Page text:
At the time, the Egyptian economy was booming because of the American Civil War and blockade on exportation of Southern cotton which just so happened to be one of Egypt's primary exports. After the Civil War Egypt's economy crashed and Bartholdi came to the realization his lighthouse was not going to happen.
When Bartholdi realized the Egyptian statue was no longer a possibility he made a deal with Gustav Eiffel to build the statue in 350 pieces in Paris financed by the French Government and have the pedestal financed by American donors. If you haven't figured it out yet, Bartholdi's Egyptian statue morphed into an American statue of Libertas. The symbolism used in the statue is intriguing, the Statue of Liberty eventually took on some features of the Sun god, Helios, just like Bartholdi originally intended for the Egyptian lighthouse.
"Since the 1940s, it has been claimed that the seven spikes or diadem atop of the crown epitomize the Seven Seas and seven continents...Apollo (read: Helios/Sol/Horus) was represented as a solar deity, dressed in a similar robe and having on its head a "radiate crown" with the seven spiked rays of the Helios-Apollo's sun rays, like the Statue's nimbus or halo." Ever wonder why Lady Liberty's face looks like a man? Well, there is speculation that her face is based on the face of the Rhodes Helios.
Newsflash: Helios was a cross dresser...just kidding...sort of.
Originally the Statue was to wear a Pileus or Phrygian cap like her French interpretation: Marianne. "The pileus (Latin, plural, pilei) — also pilleus or pilleum — was a cap worn in Rome and later in Ancient Greece (where it was the pilos or pilidion). It was a brimless, felt cap, somewhat similar to a fez. The pilleolus was a smaller version, similar to a skullcap." The phrygian cap has traditionally been associated with certain gods. "The Phrygian cap identifies Trojans such as Paris in vase-paintings and sculpture, and it is worn by the syncretic Persian saviour god Mithras and by the Anatolian god Attis (both members of the life-death-rebirth club) who were later adopted by Romans and Hellenic cultures."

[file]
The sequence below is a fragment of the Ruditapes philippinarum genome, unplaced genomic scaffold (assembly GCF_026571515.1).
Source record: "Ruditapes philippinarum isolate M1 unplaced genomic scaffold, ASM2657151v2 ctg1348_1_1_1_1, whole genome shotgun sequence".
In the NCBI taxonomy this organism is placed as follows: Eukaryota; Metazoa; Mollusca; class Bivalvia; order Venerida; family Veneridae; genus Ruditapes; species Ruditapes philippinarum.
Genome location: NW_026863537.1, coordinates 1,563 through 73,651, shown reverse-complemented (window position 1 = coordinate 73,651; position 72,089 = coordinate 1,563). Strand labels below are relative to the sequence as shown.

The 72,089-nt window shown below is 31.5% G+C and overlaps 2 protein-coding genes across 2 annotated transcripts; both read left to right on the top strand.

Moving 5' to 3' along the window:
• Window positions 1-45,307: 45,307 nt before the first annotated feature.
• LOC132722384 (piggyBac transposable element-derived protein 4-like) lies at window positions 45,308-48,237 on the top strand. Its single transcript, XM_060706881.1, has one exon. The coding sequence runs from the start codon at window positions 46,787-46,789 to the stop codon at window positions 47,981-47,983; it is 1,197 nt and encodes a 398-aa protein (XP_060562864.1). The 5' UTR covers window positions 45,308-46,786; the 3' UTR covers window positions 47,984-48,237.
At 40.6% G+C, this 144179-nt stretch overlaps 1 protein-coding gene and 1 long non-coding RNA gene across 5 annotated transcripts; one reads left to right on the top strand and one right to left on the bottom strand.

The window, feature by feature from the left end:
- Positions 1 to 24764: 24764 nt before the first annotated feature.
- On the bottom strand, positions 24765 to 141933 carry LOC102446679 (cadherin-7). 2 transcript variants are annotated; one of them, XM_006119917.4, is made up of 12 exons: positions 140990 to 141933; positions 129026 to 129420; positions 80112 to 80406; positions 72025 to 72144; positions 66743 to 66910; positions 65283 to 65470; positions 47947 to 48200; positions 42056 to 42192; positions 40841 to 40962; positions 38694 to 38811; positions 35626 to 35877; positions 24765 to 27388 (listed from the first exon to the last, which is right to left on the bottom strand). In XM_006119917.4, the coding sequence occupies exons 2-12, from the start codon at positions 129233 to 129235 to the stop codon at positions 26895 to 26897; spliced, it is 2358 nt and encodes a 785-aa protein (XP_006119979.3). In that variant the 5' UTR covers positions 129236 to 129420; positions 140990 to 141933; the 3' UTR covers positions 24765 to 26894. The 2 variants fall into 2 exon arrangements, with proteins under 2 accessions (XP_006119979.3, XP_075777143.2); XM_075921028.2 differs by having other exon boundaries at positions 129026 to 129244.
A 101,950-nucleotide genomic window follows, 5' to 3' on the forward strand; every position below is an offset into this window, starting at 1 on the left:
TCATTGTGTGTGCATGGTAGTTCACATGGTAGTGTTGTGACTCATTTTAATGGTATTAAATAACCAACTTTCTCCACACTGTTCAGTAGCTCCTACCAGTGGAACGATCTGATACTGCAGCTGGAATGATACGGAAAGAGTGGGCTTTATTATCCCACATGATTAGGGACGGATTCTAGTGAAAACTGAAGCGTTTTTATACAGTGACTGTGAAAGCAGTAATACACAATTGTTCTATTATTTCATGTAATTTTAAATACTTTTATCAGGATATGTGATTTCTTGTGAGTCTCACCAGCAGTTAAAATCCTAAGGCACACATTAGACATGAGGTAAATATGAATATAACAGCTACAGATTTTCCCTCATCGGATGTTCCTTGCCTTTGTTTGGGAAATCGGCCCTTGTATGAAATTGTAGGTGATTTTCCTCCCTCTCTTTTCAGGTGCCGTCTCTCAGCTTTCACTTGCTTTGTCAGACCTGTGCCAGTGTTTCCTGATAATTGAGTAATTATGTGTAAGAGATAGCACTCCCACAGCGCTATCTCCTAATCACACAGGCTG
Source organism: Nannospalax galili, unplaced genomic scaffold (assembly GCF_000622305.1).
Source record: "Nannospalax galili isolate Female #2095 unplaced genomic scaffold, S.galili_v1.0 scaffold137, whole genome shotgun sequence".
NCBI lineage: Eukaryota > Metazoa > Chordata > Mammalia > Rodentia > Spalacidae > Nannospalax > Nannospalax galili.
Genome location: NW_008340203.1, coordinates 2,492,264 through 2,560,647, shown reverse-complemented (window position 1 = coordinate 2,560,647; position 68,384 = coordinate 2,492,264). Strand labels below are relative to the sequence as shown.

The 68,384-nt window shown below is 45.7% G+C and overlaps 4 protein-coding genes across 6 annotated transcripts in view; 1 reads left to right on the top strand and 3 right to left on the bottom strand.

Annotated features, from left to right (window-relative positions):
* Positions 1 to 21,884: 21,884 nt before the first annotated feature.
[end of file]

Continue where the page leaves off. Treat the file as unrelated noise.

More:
Fire has come to represent knowledge; the power to shed light in darkness. But, according to many religious myths mankind came about this knowledge illegitimately. According to wiki:
- According to the Rig Veda (3:9.5), the hero Mātariśvan recovered fire, which had been hidden from mankind.
- In Cherokee myth, after Possum and Buzzard had failed to steal fire, Grandmother Spider used her web to sneak into the land of light. She stole fire, hiding it in a clay pot.
- Among various Native American tribes of the Pacific Northwest and First Nations, fire was stolen and given to humans by Coyote, Beaver or Dog.
- According to some Yukon First Nations people, Crow stole fire from a volcano in the middle of the water.
- According to the Creek Indians, Rabbit stole fire from the Weasels.
- In Algonquin myth, Rabbit stole fire from an old man and his two daughters.
- In Ojibwa myth, Nanabozho the hare stole fire and gave it to humans.
- In Polynesian myth, Maui stole fire from the Mudhens.
- In the Book of Enoch, the fallen angels and Azazel teach early mankind to use tools and fire.
There is an obvious parallel between these stories and the concept of the "forbidden fruit" of the tree of knowledge of good and evil from the Bible.
Back to lady liberty and the torch. Bartholdi intended for lady liberty to resemble what the Colossus of Rhodes, the sun god Helios, is thought to have looked like. There is even a reference to the Colossus in "The New Colossus" by Emma Lazarus, written in 1883 and inscribed on a plaque located inside the pedestal of the Statue of Liberty:
With conquering limbs astride from land to land;
Here at our sea-washed, sunset gates shall stand
A mighty woman with a torch, whose flame
Is the imprisoned lightning, and her name
Mother of Exiles. From her beacon-hand
Glows world-wide welcome; her mild eyes command
The air-bridged harbor that twin cities frame.
"Keep, ancient lands, your storied pomp!" cries she
With silent lips. "Give me your tired, your poor,
Your huddled masses yearning to breathe free,
The wretched refuse of your teeming shore.
Send these, the homeless, tempest-tost to me,
I lift my lamp beside the golden door!"